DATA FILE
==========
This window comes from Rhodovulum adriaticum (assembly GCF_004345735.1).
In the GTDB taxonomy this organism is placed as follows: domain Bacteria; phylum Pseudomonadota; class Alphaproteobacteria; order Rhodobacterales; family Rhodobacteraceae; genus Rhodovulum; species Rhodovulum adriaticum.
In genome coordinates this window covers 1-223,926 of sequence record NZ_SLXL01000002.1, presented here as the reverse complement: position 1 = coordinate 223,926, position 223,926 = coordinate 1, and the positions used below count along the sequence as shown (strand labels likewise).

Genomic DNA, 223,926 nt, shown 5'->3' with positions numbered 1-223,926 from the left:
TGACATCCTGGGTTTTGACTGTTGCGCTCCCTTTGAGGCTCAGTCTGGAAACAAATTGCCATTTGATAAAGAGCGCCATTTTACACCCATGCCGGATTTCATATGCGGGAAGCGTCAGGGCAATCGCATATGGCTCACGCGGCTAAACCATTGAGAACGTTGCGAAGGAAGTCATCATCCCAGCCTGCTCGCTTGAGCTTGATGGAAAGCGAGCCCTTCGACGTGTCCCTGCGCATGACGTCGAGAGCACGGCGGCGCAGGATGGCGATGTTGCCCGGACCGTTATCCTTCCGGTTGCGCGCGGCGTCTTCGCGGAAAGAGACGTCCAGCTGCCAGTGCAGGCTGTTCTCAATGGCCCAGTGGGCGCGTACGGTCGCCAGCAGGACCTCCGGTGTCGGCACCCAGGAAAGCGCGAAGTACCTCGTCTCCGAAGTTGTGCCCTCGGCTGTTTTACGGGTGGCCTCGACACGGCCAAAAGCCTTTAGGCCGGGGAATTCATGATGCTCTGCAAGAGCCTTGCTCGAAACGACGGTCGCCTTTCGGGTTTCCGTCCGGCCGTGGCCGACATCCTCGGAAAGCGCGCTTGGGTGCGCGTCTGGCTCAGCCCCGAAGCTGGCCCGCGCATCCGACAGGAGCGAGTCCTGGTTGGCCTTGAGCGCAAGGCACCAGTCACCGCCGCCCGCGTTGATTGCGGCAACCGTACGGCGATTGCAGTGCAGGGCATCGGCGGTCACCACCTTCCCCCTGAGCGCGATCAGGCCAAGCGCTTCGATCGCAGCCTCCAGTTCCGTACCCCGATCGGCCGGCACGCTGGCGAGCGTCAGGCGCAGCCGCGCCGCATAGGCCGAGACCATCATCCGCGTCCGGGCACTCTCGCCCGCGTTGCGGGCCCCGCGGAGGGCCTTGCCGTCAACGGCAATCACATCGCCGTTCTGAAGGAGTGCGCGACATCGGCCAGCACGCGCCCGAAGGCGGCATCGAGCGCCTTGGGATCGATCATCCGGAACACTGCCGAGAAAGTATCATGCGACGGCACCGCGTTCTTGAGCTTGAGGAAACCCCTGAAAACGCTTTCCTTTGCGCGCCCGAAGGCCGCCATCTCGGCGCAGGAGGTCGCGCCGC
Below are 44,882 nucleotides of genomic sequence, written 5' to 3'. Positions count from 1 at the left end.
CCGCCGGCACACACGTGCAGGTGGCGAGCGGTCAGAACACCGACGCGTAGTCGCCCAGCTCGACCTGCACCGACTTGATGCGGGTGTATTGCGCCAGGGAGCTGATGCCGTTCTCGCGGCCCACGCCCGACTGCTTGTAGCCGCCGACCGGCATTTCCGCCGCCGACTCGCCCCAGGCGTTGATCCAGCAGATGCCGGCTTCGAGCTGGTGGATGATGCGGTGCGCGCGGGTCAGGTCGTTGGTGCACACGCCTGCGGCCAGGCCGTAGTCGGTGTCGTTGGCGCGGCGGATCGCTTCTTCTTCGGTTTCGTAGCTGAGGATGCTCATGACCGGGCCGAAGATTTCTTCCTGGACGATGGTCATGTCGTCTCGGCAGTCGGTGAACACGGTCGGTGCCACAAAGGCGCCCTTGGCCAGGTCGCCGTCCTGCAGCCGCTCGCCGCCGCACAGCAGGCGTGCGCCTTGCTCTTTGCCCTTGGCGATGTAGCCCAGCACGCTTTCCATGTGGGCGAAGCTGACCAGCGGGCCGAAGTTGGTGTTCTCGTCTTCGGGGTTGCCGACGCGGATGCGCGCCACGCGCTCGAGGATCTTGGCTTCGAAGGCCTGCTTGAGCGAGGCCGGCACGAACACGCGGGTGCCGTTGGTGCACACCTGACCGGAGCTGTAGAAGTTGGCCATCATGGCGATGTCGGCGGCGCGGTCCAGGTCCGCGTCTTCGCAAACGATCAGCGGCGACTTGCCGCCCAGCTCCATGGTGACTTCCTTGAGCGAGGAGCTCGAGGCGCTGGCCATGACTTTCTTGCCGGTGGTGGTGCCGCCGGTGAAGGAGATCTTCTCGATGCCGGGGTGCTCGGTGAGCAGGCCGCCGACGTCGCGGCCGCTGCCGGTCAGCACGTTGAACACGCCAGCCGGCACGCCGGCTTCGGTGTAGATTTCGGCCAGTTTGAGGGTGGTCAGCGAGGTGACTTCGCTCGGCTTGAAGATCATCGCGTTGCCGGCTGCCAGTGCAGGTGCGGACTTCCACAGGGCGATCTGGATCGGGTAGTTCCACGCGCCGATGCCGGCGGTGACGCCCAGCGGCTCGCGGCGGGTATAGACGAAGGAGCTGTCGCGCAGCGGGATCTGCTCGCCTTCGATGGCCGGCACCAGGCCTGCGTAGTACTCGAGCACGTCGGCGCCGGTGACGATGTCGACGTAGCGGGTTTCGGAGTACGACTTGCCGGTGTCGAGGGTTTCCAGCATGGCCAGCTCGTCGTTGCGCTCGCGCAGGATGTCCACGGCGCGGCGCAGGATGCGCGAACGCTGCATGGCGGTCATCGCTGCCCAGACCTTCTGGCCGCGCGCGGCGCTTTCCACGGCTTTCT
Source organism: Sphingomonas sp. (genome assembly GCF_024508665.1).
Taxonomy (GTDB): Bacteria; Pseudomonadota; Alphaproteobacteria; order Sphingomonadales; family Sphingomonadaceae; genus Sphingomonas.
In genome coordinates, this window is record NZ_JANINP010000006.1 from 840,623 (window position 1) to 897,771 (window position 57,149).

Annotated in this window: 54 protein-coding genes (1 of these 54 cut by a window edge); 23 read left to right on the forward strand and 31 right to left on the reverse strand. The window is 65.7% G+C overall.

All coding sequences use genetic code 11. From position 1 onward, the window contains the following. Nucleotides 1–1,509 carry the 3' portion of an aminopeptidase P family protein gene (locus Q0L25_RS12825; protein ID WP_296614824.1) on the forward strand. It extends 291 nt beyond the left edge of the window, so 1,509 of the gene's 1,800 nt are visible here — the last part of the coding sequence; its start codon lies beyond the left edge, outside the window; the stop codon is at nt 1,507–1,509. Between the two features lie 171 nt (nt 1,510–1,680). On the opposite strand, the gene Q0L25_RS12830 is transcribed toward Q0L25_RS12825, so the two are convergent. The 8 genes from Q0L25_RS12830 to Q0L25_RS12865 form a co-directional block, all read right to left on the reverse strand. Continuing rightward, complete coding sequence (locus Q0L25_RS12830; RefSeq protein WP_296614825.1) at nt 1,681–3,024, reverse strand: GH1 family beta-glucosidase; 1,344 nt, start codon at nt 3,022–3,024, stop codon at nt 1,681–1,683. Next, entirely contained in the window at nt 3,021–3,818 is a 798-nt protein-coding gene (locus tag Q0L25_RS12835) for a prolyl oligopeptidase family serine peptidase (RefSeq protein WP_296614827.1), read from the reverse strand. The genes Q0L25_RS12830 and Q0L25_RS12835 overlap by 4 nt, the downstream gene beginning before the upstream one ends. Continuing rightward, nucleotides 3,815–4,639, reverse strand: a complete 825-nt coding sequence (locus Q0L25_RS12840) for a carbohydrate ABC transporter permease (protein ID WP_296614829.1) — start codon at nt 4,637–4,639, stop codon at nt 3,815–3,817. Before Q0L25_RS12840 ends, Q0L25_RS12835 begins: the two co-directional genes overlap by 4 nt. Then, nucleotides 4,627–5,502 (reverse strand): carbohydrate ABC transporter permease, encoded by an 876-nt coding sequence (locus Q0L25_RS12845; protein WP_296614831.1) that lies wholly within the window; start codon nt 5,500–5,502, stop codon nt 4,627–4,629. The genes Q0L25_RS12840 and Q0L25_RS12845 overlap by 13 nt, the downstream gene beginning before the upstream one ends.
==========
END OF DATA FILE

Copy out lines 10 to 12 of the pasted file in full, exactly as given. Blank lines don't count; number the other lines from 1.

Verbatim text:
In genome coordinates, this window is record NZ_JANINP010000006.1 from 840,623 (window position 1) to 897,771 (window position 57,149).

Annotated in this window: 54 protein-coding genes (1 of these 54 cut by a window edge); 23 read left to right on the forward strand and 31 right to left on the reverse strand. The window is 65.7% G+C overall.

All coding sequences use genetic code 11. From position 1 onward, the window contains the following. Nucleotides 1–1,509 carry the 3' portion of an aminopeptidase P family protein gene (locus Q0L25_RS12825; protein ID WP_296614824.1) on the forward strand. It extends 291 nt beyond the left edge of the window, so 1,509 of the gene's 1,800 nt are visible here — the last part of the coding sequence; its start codon lies beyond the left edge, outside the window; the stop codon is at nt 1,507–1,509. Between the two features lie 171 nt (nt 1,510–1,680). On the opposite strand, the gene Q0L25_RS12830 is transcribed toward Q0L25_RS12825, so the two are convergent. The 8 genes from Q0L25_RS12830 to Q0L25_RS12865 form a co-directional block, all read right to left on the reverse strand. Continuing rightward, complete coding sequence (locus Q0L25_RS12830; RefSeq protein WP_296614825.1) at nt 1,681–3,024, reverse strand: GH1 family beta-glucosidase; 1,344 nt, start codon at nt 3,022–3,024, stop codon at nt 1,681–1,683. Next, entirely contained in the window at nt 3,021–3,818 is a 798-nt protein-coding gene (locus tag Q0L25_RS12835) for a prolyl oligopeptidase family serine peptidase (RefSeq protein WP_296614827.1), read from the reverse strand. The genes Q0L25_RS12830 and Q0L25_RS12835 overlap by 4 nt, the downstream gene beginning before the upstream one ends. Continuing rightward, nucleotides 3,815–4,639, reverse strand: a complete 825-nt coding sequence (locus Q0L25_RS12840) for a carbohydrate ABC transporter permease (protein ID WP_296614829.1) — start codon at nt 4,637–4,639, stop codon at nt 3,815–3,817. Before Q0L25_RS12840 ends, Q0L25_RS12835 begins: the two co-directional genes overlap by 4 nt. Then, nucleotides 4,627–5,502 (reverse strand): carbohydrate ABC transporter permease, encoded by an 876-nt coding sequence (locus Q0L25_RS12845; protein WP_296614831.1) that lies wholly within the window; start codon nt 5,500–5,502, stop codon nt 4,627–4,629. The genes Q0L25_RS12840 and Q0L25_RS12845 overlap by 13 nt, the downstream gene beginning before the upstream one ends.